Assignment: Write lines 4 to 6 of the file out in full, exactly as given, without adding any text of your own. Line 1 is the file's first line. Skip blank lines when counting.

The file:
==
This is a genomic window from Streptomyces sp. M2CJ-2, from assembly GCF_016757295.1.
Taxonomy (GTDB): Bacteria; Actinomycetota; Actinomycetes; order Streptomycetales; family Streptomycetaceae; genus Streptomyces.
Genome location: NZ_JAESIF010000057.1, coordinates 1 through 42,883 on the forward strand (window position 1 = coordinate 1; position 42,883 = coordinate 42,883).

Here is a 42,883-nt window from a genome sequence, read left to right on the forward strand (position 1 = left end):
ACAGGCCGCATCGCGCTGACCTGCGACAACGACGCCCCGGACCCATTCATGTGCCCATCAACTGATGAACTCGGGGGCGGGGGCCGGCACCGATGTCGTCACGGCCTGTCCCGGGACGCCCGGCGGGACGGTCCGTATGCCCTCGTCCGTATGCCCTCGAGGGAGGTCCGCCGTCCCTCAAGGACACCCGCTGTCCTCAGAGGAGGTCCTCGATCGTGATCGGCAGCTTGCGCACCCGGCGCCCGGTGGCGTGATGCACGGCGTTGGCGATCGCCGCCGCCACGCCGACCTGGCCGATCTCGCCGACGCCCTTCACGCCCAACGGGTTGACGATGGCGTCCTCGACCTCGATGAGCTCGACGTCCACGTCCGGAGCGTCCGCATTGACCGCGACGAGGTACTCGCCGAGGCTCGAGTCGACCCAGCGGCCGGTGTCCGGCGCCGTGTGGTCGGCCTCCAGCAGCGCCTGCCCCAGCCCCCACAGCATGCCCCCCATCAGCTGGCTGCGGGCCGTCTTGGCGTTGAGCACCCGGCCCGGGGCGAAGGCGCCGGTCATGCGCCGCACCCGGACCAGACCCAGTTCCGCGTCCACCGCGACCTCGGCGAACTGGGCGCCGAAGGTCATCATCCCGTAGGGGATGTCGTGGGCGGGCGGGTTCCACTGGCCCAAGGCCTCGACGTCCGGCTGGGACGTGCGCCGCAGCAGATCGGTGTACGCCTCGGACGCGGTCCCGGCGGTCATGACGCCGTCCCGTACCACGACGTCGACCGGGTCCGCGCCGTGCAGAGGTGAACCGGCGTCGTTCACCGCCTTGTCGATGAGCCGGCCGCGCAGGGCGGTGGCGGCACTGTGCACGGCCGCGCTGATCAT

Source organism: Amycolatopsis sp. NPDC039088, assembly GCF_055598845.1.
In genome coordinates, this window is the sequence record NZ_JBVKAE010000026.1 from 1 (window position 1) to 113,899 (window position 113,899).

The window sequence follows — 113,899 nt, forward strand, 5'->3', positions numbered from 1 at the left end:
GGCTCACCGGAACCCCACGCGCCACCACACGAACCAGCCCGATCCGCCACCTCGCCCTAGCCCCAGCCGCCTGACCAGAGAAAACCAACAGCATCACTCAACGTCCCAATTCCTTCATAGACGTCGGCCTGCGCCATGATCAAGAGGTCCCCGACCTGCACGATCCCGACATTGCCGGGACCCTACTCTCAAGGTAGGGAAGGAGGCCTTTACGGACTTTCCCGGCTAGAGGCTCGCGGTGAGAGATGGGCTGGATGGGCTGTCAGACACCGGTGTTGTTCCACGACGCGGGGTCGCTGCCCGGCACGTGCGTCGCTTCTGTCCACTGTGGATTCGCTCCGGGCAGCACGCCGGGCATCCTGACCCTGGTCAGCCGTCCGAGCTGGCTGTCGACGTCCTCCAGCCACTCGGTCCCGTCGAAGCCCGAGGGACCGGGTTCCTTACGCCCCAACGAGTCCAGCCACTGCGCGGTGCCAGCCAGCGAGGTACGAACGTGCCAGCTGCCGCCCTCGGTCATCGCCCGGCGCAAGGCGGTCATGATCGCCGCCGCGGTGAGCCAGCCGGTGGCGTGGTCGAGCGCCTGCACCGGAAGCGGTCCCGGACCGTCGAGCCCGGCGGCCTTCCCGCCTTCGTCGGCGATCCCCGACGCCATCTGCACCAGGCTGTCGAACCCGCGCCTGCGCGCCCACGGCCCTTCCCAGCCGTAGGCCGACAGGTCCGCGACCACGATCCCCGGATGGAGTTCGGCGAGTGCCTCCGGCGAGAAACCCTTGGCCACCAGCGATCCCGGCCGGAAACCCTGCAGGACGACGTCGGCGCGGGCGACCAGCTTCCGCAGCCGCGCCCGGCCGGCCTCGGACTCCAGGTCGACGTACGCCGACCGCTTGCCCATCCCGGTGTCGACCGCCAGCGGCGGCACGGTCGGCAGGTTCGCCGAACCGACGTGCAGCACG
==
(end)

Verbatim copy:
Here is a 42,883-nt window from a genome sequence, read left to right on the forward strand (position 1 = left end):
ACAGGCCGCATCGCGCTGACCTGCGACAACGACGCCCCGGACCCATTCATGTGCCCATCAACTGATGAACTCGGGGGCGGGGGCCGGCACCGATGTCGTCACGGCCTGTCCCGGGACGCCCGGCGGGACGGTCCGTATGCCCTCGTCCGTATGCCCTCGAGGGAGGTCCGCCGTCCCTCAAGGACACCCGCTGTCCTCAGAGGAGGTCCTCGATCGTGATCGGCAGCTTGCGCACCCGGCGCCCGGTGGCGTGATGCACGGCGTTGGCGATCGCCGCCGCCACGCCGACCTGGCCGATCTCGCCGACGCCCTTCACGCCCAACGGGTTGACGATGGCGTCCTCGACCTCGATGAGCTCGACGTCCACGTCCGGAGCGTCCGCATTGACCGCGACGAGGTACTCGCCGAGGCTCGAGTCGACCCAGCGGCCGGTGTCCGGCGCCGTGTGGTCGGCCTCCAGCAGCGCCTGCCCCAGCCCCCACAGCATGCCCCCCATCAGCTGGCTGCGGGCCGTCTTGGCGTTGAGCACCCGGCCCGGGGCGAAGGCGCCGGTCATGCGCCGCACCCGGACCAGACCCAGTTCCGCGTCCACCGCGACCTCGGCGAACTGGGCGCCGAAGGTCATCATCCCGTAGGGGATGTCGTGGGCGGGCGGGTTCCACTGGCCCAAGGCCTCGACGTCCGGCTGGGACGTGCGCCGCAGCAGATCGGTGTACGCCTCGGACGCGGTCCCGGCGGTCATGACGCCGTCCCGTACCACGACGTCGACCGGGTCCGCGCCGTGCAGAGGTGAACCGGCGTCGTTCACCGCCTTGTCGATGAGCCGGCCGCGCAGGGCGGTGGCGGCACTGTGCACGGCCGCGCTGATCAT

Source organism: Amycolatopsis sp. NPDC039088, assembly GCF_055598845.1.